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    Loc:
    Southwestern CT
    I waited 24 hours to gather some more accurate data:
    - The living areas of my house total approx. 1300 s.f.
    - My average oil purchases over the last 2 years total 650 gals per year. I know I used 700 gals. in my previous post but that was a "guesstimate".
    - My pellet usage over the past 24 hours was one and a half bags with the stove set at medium setting on average (with one increase to max for an hour each morning to bring the temp at the thermostat in the far hallway from 65 degrees to about 70 degrees).
    - Yesterday's high temp was 39 degrees and last night the low was 20 degrees, so it was definitely an average winter temperature range for my area.
    - My calculations are based on 120 days of heating, from Nov. 15th to March 15th. I know some years will be mild and some severe so again this is an average.
    - The calculations show usage of 120 bags of pellets at 5.37/bag vs. 650 gals. of oil at 2.49/gal which equals a savings of $ 651.90.
    Now I'm sure that there will be winters when I use more than 120 bags, but there is plenty of leeway where one can safely say that it still costs me less to heat my house with pellets than it does with oil. But looking back to the first few posts that I made on this thread, my main reason for switching to pellets was to stop giving my money to the oil companies and to keep my dollars in the United States. Any savings as well as the warmth and enjoyment that I get from my fireplace insert are an added bonus. Also, I know that most of the posts here are coming from people with much more first hand experience with this subject than me so I welcome any suggestions.[/quote]

    You've defined your heating season from Nov 15 to Mar 15 (120 Days). I too live in New England, and at times we experience mild Falls, and early warmer Springs, but I can't remember not using my heating system (pellet or oil) in Oct at all, and being able to shut it down in mid March.

    In making your case that you're saving money heating with pellets in place of oil, I think you should be using current market prices.

    Oil is approximately $2.20 per gal and pellets are approximately $6.00 per bag.
  5. Wet1

    Wet1 Minister of Fire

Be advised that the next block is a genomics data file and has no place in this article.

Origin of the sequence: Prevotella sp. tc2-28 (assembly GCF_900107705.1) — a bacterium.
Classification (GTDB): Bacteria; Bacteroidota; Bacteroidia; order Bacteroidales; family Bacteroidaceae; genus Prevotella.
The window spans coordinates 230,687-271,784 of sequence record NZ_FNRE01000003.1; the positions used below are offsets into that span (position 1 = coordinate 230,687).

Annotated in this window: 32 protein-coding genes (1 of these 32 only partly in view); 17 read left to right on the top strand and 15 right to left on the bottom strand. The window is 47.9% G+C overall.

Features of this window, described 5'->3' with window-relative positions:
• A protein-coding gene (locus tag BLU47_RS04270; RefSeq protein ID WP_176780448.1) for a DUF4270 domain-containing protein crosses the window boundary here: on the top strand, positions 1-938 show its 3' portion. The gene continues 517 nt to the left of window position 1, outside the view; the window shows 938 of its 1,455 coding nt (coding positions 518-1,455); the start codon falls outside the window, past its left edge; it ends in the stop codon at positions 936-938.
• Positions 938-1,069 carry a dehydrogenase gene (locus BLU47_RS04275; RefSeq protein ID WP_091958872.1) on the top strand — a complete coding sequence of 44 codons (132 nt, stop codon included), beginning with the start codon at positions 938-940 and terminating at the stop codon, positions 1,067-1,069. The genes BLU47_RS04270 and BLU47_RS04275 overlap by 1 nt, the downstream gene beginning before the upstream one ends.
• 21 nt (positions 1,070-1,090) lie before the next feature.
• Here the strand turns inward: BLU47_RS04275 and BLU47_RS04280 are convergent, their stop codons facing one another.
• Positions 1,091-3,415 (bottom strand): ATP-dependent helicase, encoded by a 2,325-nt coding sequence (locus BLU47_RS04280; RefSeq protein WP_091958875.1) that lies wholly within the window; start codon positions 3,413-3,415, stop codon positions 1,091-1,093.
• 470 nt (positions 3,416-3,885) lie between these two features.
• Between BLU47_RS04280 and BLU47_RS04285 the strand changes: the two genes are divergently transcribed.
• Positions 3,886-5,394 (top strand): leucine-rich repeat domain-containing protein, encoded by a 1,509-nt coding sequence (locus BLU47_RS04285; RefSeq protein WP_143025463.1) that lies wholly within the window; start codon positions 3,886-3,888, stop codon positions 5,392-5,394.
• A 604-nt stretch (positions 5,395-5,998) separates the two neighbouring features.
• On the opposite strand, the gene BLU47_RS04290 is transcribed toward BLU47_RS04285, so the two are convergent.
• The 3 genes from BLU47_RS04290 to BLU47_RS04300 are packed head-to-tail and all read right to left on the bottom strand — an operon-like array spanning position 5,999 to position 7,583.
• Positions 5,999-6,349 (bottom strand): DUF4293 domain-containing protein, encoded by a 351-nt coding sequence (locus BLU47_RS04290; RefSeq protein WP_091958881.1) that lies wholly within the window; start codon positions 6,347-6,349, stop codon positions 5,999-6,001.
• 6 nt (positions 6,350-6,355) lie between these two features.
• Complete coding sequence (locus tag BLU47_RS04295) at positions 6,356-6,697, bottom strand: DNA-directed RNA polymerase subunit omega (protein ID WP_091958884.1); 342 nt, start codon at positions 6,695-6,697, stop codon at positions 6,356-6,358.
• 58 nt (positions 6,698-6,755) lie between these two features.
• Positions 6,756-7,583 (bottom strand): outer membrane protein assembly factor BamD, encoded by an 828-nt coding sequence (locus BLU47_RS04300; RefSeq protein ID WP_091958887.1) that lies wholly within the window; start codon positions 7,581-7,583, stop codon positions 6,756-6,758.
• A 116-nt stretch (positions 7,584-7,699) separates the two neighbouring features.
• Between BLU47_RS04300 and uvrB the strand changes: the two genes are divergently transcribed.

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    ces001, are you using oil to heat your DHW? If so, this could explain some of the discrepancy...
  6. ces001

    ces001 New Member

    Joined:
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    Loc:
    Rhode Island
    You've defined your heating season from Nov 15 to Mar 15 (120 Days). I too live in New England, and at times we experience mild Falls, and early warmer Springs, but I can't remember not using my heating system (pellet or oil) in Oct at all, and being able to shut it down in mid March.

    In making your case that you're saving money heating with pellets in place of oil, I think you should be using current market prices.


    I don't know where you buy your pellets, but Lowes, Home Depot, and Wal Mart have pellets for about $ 5.80 a bag. Also, the dealer where I purchased my stove has pellets for about 5.80 per bag. Isn't it convenient to use the extremes when trying to prove your point. Also, the average temp. in my house (68 degrees) is equal to or warmer than it was when I heated with oil. There are cold spots at the far end where the bed rooms are, but those areas are cold spots when I heat with oil as well so there is no difference there. Didn't you read the section of my previous thread stating that my thermostat is located in the "far hallway" and that it starts at 65 degrees in the morning and rises to 70 degrees during the day. Regarding the heating season in the northeast, yes there are days in October when heat is needed, but there are also days in November when it is not needed. If you read my post, read the entire post, not just those sections that you choose to pick apart. My previous post listed FACTS not opinions. And finally, I WOULD RATHER NOT SPEND MY DOLLARS ON OIL! This has been my overall point all along, but the naysayers refuse to address it.